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Why is pediatric transport so difficult to define?

In September 2012, “Working Group Best-Practice Recommendations for the Safe Transportation of Child in Emergency Ground Ambulances” was released. The working group was the result of a recommendation by the National Highway Traffic Safety Administration (NHTSA) of the U.S. Department of Transportation following an earlier study completed in 2008, “Solutions to Safely Transport Children in Emergency Vehicles.”

So why the four-year gap?

According to the report, the biggest obstacle has been in “describing and defining the problem of the unsafe and inappropriate method of transporting children (injured, ill, or uninjured) from the scene of a crash or other incident in a ground ambulance id somewhat challenging due to the limited data involving such crashes.”

 

There has also been an issue of poor data which required an outside consultant to sort through related literature that could be used for research materials and discussion. That review was completed in May 2009. Over the next two years, the working group would teleconference to discuss what needed to be done, eventually settling on specific transport issues that included placement and restraint of the injured, ill, or uninjured child.

State and Local Legislation
The industry didn’t wait for recommendations. Several states adopted legislation looking to the (NHTSA)/Emergency Medical Services for Children (EMSC) “Do’s and Don’ts of Transporting Children in an Ambulance” for guidance. The checklist included recommendations for restraining all occupants in the emergency vehicle, but lacked specificity.
 

 

“I think the challenge is not in a commitment to safety and restraints,” says Jason Wender, Global Marketing Director of Ferno. “A child can be a 5 or 15. That weight and size disparity makes it difficult to define a “recognized standard.”

“There is a range of options here, and little consensus,” wrote researchers in the Working Group Best-Practice Recommendations for the Safe Transportation of Child in Emergency Ground Ambulances.” During the group’s July 2009 meeting, the “expert members of the working group,” were unable to agree on what they referred to as a “non-technical definition of a child.”

“The various definitions of a child or pediatric patient are inconsistent. The term ‘child’ may be used to denote all non-adult patients, OR it may be used to represent all non-adult, non-adolescent patients, OR it may be used to represent all non-adult, non-adolescent, non-neonatal, and non-infants.”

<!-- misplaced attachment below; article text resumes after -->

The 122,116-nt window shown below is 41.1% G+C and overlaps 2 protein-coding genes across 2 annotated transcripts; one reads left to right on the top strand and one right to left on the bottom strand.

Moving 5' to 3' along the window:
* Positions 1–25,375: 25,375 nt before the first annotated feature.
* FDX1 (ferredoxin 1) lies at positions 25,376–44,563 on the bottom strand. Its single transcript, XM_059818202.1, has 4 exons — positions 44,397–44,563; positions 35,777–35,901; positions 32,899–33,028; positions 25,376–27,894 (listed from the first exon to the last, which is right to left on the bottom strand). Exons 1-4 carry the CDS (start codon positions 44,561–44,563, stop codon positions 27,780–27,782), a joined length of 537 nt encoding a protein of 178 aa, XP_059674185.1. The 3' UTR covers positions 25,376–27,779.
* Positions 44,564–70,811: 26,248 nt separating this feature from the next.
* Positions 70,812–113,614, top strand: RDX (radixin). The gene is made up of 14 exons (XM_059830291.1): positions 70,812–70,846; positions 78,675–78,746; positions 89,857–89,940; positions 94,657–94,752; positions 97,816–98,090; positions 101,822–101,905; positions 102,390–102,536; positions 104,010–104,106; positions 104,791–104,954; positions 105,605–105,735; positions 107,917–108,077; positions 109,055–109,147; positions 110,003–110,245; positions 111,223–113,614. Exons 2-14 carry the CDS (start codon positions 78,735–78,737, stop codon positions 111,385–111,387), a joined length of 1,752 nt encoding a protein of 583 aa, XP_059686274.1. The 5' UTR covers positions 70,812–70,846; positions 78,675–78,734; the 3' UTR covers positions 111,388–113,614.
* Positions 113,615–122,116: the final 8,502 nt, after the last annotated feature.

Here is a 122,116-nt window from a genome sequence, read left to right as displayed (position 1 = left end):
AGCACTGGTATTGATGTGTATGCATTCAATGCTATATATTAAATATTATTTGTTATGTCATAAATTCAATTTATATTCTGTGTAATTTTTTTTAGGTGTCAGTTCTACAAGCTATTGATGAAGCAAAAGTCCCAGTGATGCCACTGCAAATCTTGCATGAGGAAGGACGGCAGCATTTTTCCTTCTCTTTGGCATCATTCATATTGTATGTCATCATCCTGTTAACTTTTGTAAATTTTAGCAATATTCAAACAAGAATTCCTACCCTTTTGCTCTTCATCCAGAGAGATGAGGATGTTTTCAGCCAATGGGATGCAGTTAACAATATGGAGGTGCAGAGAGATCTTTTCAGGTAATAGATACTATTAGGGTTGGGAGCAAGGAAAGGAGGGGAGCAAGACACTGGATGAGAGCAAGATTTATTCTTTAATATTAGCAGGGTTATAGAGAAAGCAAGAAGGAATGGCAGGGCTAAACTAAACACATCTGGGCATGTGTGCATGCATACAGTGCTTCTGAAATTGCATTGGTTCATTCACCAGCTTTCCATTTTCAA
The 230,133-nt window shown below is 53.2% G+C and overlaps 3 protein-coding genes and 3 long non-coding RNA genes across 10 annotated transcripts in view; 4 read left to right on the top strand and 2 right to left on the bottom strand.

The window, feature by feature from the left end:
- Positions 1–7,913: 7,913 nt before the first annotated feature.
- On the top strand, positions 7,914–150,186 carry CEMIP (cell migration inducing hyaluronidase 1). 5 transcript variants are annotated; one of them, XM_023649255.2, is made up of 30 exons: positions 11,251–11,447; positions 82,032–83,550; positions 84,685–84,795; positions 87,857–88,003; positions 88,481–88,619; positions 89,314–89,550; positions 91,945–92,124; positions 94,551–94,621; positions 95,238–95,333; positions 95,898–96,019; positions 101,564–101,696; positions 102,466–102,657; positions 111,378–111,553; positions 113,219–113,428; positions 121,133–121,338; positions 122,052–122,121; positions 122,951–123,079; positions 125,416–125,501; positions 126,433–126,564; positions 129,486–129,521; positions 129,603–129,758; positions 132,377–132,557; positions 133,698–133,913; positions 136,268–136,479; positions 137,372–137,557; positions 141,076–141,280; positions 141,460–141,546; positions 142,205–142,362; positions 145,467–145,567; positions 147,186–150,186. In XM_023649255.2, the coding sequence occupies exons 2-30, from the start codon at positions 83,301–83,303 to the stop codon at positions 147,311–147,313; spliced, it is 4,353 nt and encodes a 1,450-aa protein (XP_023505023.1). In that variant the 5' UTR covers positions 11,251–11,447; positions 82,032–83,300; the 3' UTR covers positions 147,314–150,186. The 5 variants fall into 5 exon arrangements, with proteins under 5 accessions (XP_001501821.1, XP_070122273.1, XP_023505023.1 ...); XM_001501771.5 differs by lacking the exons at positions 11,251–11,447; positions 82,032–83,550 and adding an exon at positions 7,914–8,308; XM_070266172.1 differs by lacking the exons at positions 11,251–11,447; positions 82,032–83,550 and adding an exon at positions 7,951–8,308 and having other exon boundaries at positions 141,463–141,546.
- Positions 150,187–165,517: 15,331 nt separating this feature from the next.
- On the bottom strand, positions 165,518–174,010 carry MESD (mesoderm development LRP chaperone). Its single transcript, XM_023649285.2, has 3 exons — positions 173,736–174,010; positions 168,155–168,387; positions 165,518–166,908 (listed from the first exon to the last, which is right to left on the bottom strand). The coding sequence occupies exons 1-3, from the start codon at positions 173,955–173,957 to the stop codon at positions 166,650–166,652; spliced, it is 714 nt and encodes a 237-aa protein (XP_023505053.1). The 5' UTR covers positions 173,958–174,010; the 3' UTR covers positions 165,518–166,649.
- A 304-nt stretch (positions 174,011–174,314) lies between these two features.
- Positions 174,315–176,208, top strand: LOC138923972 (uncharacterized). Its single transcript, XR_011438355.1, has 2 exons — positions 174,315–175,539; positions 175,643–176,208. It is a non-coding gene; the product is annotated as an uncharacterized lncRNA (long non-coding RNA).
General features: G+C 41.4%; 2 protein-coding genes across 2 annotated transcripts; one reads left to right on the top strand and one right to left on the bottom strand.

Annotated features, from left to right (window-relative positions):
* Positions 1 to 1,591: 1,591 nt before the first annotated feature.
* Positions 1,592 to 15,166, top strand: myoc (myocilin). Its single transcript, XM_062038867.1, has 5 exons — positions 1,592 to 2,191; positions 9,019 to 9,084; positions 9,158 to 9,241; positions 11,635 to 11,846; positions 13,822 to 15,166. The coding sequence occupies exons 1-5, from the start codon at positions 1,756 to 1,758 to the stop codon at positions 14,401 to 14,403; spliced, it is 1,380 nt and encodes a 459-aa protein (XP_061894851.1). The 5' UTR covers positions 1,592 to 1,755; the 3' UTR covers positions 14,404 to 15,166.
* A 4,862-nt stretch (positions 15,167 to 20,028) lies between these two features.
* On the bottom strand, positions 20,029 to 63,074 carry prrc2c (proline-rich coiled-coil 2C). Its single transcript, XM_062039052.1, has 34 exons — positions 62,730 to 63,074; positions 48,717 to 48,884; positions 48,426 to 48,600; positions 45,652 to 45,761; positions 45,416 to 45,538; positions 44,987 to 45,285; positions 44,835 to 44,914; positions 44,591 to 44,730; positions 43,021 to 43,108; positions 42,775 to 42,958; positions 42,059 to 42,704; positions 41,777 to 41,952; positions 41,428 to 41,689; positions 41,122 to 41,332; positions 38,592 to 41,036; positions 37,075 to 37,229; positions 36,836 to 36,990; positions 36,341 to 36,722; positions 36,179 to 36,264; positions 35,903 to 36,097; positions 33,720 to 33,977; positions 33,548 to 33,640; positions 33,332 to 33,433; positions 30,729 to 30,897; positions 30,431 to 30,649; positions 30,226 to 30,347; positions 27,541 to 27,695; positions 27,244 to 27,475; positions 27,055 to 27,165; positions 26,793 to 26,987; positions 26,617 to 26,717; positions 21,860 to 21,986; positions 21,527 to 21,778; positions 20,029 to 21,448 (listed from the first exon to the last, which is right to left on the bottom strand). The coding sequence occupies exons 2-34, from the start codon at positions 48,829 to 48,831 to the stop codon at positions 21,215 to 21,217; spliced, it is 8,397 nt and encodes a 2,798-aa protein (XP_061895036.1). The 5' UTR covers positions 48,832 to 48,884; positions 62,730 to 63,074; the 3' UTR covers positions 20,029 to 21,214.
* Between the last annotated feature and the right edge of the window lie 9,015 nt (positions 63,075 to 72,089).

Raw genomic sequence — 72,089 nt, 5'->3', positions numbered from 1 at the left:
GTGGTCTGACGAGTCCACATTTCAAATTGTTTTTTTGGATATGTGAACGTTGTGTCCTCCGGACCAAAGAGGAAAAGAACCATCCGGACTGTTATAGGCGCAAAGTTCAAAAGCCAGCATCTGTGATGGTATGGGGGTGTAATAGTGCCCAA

Ferno used the patient diversity as a guide, creating pediatric transport restraints that can be securely adjusted for the child of any size or length. The Neo Mate Pediatric Restraint System, is a fully-adjustable five-point harness system with three restraint straps that attach to the cot and a “Halo” Pad that keeps a newborn’s head stable when emergency transport is required. Additionally, the company developed a transport incubator for neonatal patients.

The company’s Pedi-Mate® Pediatric Restraint System adapts any ambulance cot for the safe transport of children ranging in size from 10 to 40 pounds, is fully adjustable with a five-point harness system.

Assessing Pediatric Transport Equipment
While the working group stopped short of advocating one type of pediatric restraint over another, “It is outside the purview of this project to conduct the vast amount of engineering research, crash testing, and field work that would be required to evaluate and determine the effectiveness of ambulance vehicles and child restraint and medical equipment currently available,” they did provide a list of six Considerations for Manufacturers:

  1. Develop child restraint systems that meet or exceed the injury criteria for FMVSS No. 213 to accommodate child patients of various heights and weights (or lengths including newborn/infant patients) for use on cots in ground ambulances.
  2. Develop an integrated cot restraint system that, when tested with child dummies in a dynamic sled test environment simulating a 30 mph ambulance frontal crash, results in dummy injury metrics that are equal to or lower than those specified in FMVSS No. 213.
  3. Develop products and provide instructions that improve correct and easier use of devices designed for ambulance use.
  4. Determine the need to develop crash-tested child restraint systems for use in rear- or forward-facing EMS provider’s seat of ground ambulances.
  5. Ensure all EMS personnel seats meet or exceed all applicable FMVSS requirments and can accommodate convertible or rear-facing-only child restraint systems (and adult passenger with three-point belt)
  6. Develop improved crashworthy methods of seating for all occupants in the rear of the emergency ground ambulance compartment.

Review The Pedi-Mate® Pediatric Restraint System